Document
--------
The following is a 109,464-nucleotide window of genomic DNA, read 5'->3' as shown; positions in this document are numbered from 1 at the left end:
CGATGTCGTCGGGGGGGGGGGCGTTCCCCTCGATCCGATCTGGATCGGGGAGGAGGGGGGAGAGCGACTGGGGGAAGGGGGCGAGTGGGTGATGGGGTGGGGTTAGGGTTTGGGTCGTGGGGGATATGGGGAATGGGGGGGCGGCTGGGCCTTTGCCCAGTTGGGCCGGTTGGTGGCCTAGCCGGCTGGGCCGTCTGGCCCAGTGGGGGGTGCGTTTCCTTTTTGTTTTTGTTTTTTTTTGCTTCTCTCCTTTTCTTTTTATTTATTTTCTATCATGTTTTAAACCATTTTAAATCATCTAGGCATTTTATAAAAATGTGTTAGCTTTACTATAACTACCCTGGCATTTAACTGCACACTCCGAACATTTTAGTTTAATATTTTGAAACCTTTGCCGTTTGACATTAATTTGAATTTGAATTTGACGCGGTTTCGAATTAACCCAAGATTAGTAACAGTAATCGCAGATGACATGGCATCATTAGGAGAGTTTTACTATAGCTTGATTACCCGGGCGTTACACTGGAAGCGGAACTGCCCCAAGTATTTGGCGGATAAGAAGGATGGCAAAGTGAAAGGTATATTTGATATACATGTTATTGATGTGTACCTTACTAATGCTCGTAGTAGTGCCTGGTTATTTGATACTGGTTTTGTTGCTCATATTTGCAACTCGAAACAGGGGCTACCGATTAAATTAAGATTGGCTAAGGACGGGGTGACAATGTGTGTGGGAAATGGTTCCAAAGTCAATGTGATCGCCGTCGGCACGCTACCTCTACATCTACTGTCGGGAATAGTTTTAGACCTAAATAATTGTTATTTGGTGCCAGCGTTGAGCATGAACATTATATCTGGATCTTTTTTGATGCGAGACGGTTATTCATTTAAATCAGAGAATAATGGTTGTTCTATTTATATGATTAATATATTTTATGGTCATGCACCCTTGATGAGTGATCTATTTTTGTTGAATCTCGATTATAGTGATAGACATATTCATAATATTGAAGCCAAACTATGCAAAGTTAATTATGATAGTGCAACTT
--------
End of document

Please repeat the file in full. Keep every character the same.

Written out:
The following is a 109,464-nucleotide window of genomic DNA, read 5'->3' as shown; positions in this document are numbered from 1 at the left end:
CGATGTCGTCGGGGGGGGGGGCGTTCCCCTCGATCCGATCTGGATCGGGGAGGAGGGGGGAGAGCGACTGGGGGAAGGGGGCGAGTGGGTGATGGGGTGGGGTTAGGGTTTGGGTCGTGGGGGATATGGGGAATGGGGGGGCGGCTGGGCCTTTGCCCAGTTGGGCCGGTTGGTGGCCTAGCCGGCTGGGCCGTCTGGCCCAGTGGGGGGTGCGTTTCCTTTTTGTTTTTGTTTTTTTTTGCTTCTCTCCTTTTCTTTTTATTTATTTTCTATCATGTTTTAAACCATTTTAAATCATCTAGGCATTTTATAAAAATGTGTTAGCTTTACTATAACTACCCTGGCATTTAACTGCACACTCCGAACATTTTAGTTTAATATTTTGAAACCTTTGCCGTTTGACATTAATTTGAATTTGAATTTGACGCGGTTTCGAATTAACCCAAGATTAGTAACAGTAATCGCAGATGACATGGCATCATTAGGAGAGTTTTACTATAGCTTGATTACCCGGGCGTTACACTGGAAGCGGAACTGCCCCAAGTATTTGGCGGATAAGAAGGATGGCAAAGTGAAAGGTATATTTGATATACATGTTATTGATGTGTACCTTACTAATGCTCGTAGTAGTGCCTGGTTATTTGATACTGGTTTTGTTGCTCATATTTGCAACTCGAAACAGGGGCTACCGATTAAATTAAGATTGGCTAAGGACGGGGTGACAATGTGTGTGGGAAATGGTTCCAAAGTCAATGTGATCGCCGTCGGCACGCTACCTCTACATCTACTGTCGGGAATAGTTTTAGACCTAAATAATTGTTATTTGGTGCCAGCGTTGAGCATGAACATTATATCTGGATCTTTTTTGATGCGAGACGGTTATTCATTTAAATCAGAGAATAATGGTTGTTCTATTTATATGATTAATATATTTTATGGTCATGCACCCTTGATGAGTGATCTATTTTTGTTGAATCTCGATTATAGTGATAGACATATTCATAATATTGAAGCCAAACTATGCAAAGTTAATTATGATAGTGCAACTT